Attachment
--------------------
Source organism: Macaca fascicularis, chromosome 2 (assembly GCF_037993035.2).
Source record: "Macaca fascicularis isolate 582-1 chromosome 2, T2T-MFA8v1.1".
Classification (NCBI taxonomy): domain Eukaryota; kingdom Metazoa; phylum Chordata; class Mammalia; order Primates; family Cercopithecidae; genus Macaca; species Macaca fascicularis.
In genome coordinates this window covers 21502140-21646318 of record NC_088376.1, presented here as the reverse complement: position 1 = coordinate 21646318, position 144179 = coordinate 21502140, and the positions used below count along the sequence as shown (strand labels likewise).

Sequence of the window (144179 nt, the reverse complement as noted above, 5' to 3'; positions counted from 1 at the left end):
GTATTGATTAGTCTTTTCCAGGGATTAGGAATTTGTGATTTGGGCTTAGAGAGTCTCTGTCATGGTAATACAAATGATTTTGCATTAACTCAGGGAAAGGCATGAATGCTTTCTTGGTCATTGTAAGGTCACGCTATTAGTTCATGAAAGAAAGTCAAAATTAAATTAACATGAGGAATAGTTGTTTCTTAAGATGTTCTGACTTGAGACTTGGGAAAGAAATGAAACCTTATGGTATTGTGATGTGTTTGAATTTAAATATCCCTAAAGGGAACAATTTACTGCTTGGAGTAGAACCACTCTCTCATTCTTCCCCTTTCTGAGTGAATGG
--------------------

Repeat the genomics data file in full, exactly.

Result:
Source organism: Macaca fascicularis, chromosome 2 (assembly GCF_037993035.2).
Source record: "Macaca fascicularis isolate 582-1 chromosome 2, T2T-MFA8v1.1".
Classification (NCBI taxonomy): domain Eukaryota; kingdom Metazoa; phylum Chordata; class Mammalia; order Primates; family Cercopithecidae; genus Macaca; species Macaca fascicularis.
In genome coordinates this window covers 21502140-21646318 of record NC_088376.1, presented here as the reverse complement: position 1 = coordinate 21646318, position 144179 = coordinate 21502140, and the positions used below count along the sequence as shown (strand labels likewise).

Sequence of the window (144179 nt, the reverse complement as noted above, 5' to 3'; positions counted from 1 at the left end):
GTATTGATTAGTCTTTTCCAGGGATTAGGAATTTGTGATTTGGGCTTAGAGAGTCTCTGTCATGGTAATACAAATGATTTTGCATTAACTCAGGGAAAGGCATGAATGCTTTCTTGGTCATTGTAAGGTCACGCTATTAGTTCATGAAAGAAAGTCAAAATTAAATTAACATGAGGAATAGTTGTTTCTTAAGATGTTCTGACTTGAGACTTGGGAAAGAAATGAAACCTTATGGTATTGTGATGTGTTTGAATTTAAATATCCCTAAAGGGAACAATTTACTGCTTGGAGTAGAACCACTCTCTCATTCTTCCCCTTTCTGAGTGAATGG